In connection with an attempt to articulate my views on software patents (more on those below), I was thinking about the different ways in which software development can be innovative. And it turns out that most forms of software innovation can, at their core, be assigned to one or more of three overlapping categories:
- Direct improvement in user interface or functionality. Examples (again overlapping) include:
- True UI enhancements.
- Application functionality that just lets you do more.
- Most modern mobile, web, and/or social software efforts, in which a relatively small amount of coding effort produces features that may or may not lead to rapid viral adoption.
- Ease or functionality not just for end users, but also for administrators. In particular, SaaS, cloud, private cloud and/or appliance benefits are commonly concentrated in this area.
- Languages and other programmer aids too.
- Performance/efficiency improvement. Overlapping examples include:
- Anything that directly purports to improve response time, hardware cost or utilization, or power/floor space consumption.
- Anything to do with parallelization or scale-out.
- Many, many under-the-covers enhancements to make data more protected (against theft or loss alike), user features snazzier, and so on. With a few exceptions – which are generally regarded as unsolved artificial intelligence problems – almost anything can be hacked together quickly in some high-level programming tool, assuming performance is of no concern. It’s getting the performance remotely right that can often slow market introduction.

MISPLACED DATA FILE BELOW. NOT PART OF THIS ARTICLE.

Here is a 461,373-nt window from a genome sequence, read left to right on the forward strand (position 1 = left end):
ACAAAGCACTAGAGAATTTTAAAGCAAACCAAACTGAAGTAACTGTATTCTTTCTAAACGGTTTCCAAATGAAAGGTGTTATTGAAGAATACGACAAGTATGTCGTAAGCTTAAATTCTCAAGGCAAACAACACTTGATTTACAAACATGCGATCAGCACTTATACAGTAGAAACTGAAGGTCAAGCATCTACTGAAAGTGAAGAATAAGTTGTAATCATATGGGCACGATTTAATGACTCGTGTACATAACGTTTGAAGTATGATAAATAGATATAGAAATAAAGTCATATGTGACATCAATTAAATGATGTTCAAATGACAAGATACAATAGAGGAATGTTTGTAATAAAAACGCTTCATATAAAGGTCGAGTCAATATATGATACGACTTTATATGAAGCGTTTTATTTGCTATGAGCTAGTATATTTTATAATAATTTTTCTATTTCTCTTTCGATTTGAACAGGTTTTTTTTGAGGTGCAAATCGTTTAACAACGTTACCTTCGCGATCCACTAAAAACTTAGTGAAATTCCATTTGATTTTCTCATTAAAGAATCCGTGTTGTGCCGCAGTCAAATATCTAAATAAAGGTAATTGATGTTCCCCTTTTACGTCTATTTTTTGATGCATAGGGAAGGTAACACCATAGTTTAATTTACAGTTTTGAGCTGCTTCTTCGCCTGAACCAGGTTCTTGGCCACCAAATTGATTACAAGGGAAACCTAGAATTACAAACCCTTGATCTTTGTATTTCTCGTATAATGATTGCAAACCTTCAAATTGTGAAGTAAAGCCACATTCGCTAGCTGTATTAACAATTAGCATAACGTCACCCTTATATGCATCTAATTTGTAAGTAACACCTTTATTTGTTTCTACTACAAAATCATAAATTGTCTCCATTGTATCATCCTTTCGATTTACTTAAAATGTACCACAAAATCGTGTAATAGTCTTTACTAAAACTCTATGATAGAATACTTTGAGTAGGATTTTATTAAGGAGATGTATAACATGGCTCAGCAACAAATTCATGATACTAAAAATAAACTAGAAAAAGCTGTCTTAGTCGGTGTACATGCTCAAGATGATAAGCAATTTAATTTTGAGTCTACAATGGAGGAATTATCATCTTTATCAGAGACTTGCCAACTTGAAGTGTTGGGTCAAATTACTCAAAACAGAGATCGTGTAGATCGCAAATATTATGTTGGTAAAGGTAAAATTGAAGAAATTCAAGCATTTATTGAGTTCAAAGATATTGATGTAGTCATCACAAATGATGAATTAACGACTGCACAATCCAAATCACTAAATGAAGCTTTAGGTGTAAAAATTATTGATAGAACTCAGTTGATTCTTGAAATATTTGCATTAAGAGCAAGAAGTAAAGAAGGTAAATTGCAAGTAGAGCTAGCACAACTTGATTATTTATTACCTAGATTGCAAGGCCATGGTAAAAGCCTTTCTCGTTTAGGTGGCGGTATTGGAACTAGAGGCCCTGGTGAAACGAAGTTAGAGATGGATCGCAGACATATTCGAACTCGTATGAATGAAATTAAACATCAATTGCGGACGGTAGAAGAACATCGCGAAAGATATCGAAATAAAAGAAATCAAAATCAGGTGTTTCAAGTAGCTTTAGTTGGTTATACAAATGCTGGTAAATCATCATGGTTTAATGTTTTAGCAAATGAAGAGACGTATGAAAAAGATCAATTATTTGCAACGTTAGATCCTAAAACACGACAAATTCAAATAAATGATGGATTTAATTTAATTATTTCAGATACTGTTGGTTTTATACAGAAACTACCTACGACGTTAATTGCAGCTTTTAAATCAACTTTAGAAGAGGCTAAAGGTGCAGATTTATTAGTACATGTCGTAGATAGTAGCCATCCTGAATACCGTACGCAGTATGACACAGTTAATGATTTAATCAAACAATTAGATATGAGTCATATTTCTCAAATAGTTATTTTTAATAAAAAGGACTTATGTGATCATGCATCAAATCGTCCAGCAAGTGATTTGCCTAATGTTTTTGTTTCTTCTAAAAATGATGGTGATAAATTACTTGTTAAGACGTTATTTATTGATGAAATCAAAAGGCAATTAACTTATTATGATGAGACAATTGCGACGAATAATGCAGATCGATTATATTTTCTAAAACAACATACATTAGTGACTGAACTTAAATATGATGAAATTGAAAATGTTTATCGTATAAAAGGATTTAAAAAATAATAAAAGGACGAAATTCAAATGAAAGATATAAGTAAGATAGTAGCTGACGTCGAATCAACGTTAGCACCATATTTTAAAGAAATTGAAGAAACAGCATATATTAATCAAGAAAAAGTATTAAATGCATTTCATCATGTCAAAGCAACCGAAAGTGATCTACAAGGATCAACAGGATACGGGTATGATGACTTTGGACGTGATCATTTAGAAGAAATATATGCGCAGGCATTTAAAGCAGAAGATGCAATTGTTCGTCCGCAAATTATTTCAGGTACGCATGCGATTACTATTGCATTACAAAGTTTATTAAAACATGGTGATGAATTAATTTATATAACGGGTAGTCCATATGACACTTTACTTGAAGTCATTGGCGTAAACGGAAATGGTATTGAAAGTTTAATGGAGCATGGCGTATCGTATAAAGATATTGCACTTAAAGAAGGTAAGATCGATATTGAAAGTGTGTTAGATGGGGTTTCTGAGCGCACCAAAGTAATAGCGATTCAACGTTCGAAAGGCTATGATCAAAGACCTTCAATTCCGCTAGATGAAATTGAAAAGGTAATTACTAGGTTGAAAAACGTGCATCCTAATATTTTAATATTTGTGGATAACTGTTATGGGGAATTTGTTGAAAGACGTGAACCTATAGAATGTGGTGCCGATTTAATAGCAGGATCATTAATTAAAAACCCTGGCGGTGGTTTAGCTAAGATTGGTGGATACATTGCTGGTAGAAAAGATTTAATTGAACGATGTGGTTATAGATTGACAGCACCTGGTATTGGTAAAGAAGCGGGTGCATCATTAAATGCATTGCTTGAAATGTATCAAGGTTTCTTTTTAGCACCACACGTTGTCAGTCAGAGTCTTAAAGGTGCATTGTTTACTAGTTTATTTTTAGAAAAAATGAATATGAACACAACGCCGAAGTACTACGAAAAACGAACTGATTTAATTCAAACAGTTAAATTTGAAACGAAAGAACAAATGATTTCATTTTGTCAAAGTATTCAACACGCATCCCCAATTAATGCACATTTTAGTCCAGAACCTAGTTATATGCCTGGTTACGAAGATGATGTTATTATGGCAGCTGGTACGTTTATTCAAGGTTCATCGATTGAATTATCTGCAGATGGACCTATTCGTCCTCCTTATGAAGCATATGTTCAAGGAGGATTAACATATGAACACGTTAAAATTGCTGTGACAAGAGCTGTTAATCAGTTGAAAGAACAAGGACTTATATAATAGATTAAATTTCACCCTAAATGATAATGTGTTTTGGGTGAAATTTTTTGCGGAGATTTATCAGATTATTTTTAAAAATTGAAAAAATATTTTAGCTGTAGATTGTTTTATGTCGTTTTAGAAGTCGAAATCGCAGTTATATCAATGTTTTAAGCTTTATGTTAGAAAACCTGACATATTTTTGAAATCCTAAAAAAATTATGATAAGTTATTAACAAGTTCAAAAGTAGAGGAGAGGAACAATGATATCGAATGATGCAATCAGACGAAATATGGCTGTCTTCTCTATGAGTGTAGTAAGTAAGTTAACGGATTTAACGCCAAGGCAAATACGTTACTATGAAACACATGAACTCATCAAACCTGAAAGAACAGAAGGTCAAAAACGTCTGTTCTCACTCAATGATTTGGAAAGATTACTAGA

- New or enhanced logical data model. Examples of innovation via data model – either truly new or else just newly implemented in a performant way — include:
- A huge fraction of application innovation, in “traditional” functionality and workflow alike. In several technological eras, just about everything about applications has been a commodity except the data model, but the data model alone was enough to provide long-lasting product differentiation. Indeed, it probably is true today, although that may finally change as business intelligence integration becomes a large part of application software technology.
- Most things that are called knowledge representation.
- Many things that are described by terms like “unstructured” or “semi-structured” data.
- Most innovations described by terms such as metadata management.
To check that I’m not being too glib here, let’s consider a few categories of software technology.
- MPP analytic DBMS are all about performance/efficiency improvement (whether of SQL queries or other analytics), except when they’re about ease of administration and the like.
- Hadoop is about scaling out cheap machines in a way that is (for some purposes) easy to program.
- The core of NoSQL is about efficient scale-out; easier programming also plays a big role.
- Disruptive small vendor business intelligence innovation has a lot to do with better and more useful user experiences, except when it’s about ease of programming and/or administration. The BI industry is also moving to in-memory analytics, which harnesses better performance to provide more interactive user experiences.
- SAS, which has long competed on the basis of superior functionality for statistical programmers, is now also on a big performance kick via MPP analytic DBMS partnerships.
- Oracle’s DBMS efforts have long been focused on performance and administrative usability.